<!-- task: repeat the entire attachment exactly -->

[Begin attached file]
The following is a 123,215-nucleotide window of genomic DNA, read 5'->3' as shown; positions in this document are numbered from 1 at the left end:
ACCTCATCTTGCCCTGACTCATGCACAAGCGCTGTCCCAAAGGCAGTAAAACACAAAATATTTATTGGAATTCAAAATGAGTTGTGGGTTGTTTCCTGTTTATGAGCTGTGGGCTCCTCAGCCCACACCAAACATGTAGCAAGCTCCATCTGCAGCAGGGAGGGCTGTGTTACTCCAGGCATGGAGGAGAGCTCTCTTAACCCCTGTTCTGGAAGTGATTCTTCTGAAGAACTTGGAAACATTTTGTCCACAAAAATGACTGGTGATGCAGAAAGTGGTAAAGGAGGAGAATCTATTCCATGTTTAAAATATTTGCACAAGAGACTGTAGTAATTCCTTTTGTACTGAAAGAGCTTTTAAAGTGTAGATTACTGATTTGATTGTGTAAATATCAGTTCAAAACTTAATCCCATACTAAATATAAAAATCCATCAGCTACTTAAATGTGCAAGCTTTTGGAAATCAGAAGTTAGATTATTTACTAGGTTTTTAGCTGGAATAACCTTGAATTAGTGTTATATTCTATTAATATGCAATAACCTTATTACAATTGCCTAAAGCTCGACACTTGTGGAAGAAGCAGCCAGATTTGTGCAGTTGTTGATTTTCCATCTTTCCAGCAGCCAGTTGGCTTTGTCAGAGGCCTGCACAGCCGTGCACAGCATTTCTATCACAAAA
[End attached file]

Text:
The following is a 123,215-nucleotide window of genomic DNA, read 5'->3' as shown; positions in this document are numbered from 1 at the left end:
ACCTCATCTTGCCCTGACTCATGCACAAGCGCTGTCCCAAAGGCAGTAAAACACAAAATATTTATTGGAATTCAAAATGAGTTGTGGGTTGTTTCCTGTTTATGAGCTGTGGGCTCCTCAGCCCACACCAAACATGTAGCAAGCTCCATCTGCAGCAGGGAGGGCTGTGTTACTCCAGGCATGGAGGAGAGCTCTCTTAACCCCTGTTCTGGAAGTGATTCTTCTGAAGAACTTGGAAACATTTTGTCCACAAAAATGACTGGTGATGCAGAAAGTGGTAAAGGAGGAGAATCTATTCCATGTTTAAAATATTTGCACAAGAGACTGTAGTAATTCCTTTTGTACTGAAAGAGCTTTTAAAGTGTAGATTACTGATTTGATTGTGTAAATATCAGTTCAAAACTTAATCCCATACTAAATATAAAAATCCATCAGCTACTTAAATGTGCAAGCTTTTGGAAATCAGAAGTTAGATTATTTACTAGGTTTTTAGCTGGAATAACCTTGAATTAGTGTTATATTCTATTAATATGCAATAACCTTATTACAATTGCCTAAAGCTCGACACTTGTGGAAGAAGCAGCCAGATTTGTGCAGTTGTTGATTTTCCATCTTTCCAGCAGCCAGTTGGCTTTGTCAGAGGCCTGCACAGCCGTGCACAGCATTTCTATCACAAAA